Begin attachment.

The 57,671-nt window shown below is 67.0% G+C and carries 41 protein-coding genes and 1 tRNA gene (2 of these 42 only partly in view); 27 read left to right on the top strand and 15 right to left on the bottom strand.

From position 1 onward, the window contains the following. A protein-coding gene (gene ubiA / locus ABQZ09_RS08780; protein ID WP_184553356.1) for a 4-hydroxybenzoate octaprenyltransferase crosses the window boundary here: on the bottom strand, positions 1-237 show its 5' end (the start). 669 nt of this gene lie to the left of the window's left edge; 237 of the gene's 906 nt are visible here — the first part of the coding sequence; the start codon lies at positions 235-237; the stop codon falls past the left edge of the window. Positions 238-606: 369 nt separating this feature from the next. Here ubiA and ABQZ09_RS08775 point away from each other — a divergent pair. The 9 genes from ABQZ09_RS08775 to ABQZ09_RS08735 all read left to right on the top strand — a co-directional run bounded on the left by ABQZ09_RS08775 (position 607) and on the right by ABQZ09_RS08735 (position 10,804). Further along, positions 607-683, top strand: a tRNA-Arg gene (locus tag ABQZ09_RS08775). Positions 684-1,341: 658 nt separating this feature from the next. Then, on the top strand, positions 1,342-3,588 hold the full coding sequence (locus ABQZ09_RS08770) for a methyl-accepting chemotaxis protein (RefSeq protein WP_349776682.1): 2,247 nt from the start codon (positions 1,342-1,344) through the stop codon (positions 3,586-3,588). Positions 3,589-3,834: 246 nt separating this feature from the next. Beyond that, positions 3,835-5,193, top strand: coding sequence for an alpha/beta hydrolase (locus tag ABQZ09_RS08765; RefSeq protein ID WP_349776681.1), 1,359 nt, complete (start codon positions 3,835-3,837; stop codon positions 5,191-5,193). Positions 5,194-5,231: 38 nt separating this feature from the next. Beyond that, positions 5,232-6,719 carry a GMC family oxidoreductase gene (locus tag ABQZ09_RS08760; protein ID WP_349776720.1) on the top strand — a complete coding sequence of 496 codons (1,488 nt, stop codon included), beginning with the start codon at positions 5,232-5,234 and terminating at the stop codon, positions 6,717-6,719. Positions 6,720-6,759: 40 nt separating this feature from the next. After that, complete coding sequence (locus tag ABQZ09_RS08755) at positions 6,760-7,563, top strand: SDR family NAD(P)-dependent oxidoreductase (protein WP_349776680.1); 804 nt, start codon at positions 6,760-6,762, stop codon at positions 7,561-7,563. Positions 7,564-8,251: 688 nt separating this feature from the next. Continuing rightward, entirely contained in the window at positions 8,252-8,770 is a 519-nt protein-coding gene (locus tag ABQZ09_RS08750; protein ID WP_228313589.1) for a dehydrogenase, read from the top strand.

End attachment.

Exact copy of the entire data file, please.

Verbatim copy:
The 57,671-nt window shown below is 67.0% G+C and carries 41 protein-coding genes and 1 tRNA gene (2 of these 42 only partly in view); 27 read left to right on the top strand and 15 right to left on the bottom strand.

From position 1 onward, the window contains the following. A protein-coding gene (gene ubiA / locus ABQZ09_RS08780; protein ID WP_184553356.1) for a 4-hydroxybenzoate octaprenyltransferase crosses the window boundary here: on the bottom strand, positions 1-237 show its 5' end (the start). 669 nt of this gene lie to the left of the window's left edge; 237 of the gene's 906 nt are visible here — the first part of the coding sequence; the start codon lies at positions 235-237; the stop codon falls past the left edge of the window. Positions 238-606: 369 nt separating this feature from the next. Here ubiA and ABQZ09_RS08775 point away from each other — a divergent pair. The 9 genes from ABQZ09_RS08775 to ABQZ09_RS08735 all read left to right on the top strand — a co-directional run bounded on the left by ABQZ09_RS08775 (position 607) and on the right by ABQZ09_RS08735 (position 10,804). Further along, positions 607-683, top strand: a tRNA-Arg gene (locus tag ABQZ09_RS08775). Positions 684-1,341: 658 nt separating this feature from the next. Then, on the top strand, positions 1,342-3,588 hold the full coding sequence (locus ABQZ09_RS08770) for a methyl-accepting chemotaxis protein (RefSeq protein WP_349776682.1): 2,247 nt from the start codon (positions 1,342-1,344) through the stop codon (positions 3,586-3,588). Positions 3,589-3,834: 246 nt separating this feature from the next. Beyond that, positions 3,835-5,193, top strand: coding sequence for an alpha/beta hydrolase (locus tag ABQZ09_RS08765; RefSeq protein ID WP_349776681.1), 1,359 nt, complete (start codon positions 3,835-3,837; stop codon positions 5,191-5,193). Positions 5,194-5,231: 38 nt separating this feature from the next. Beyond that, positions 5,232-6,719 carry a GMC family oxidoreductase gene (locus tag ABQZ09_RS08760; protein ID WP_349776720.1) on the top strand — a complete coding sequence of 496 codons (1,488 nt, stop codon included), beginning with the start codon at positions 5,232-5,234 and terminating at the stop codon, positions 6,717-6,719. Positions 6,720-6,759: 40 nt separating this feature from the next. After that, complete coding sequence (locus tag ABQZ09_RS08755) at positions 6,760-7,563, top strand: SDR family NAD(P)-dependent oxidoreductase (protein WP_349776680.1); 804 nt, start codon at positions 6,760-6,762, stop codon at positions 7,561-7,563. Positions 7,564-8,251: 688 nt separating this feature from the next. Continuing rightward, entirely contained in the window at positions 8,252-8,770 is a 519-nt protein-coding gene (locus tag ABQZ09_RS08750; protein ID WP_228313589.1) for a dehydrogenase, read from the top strand.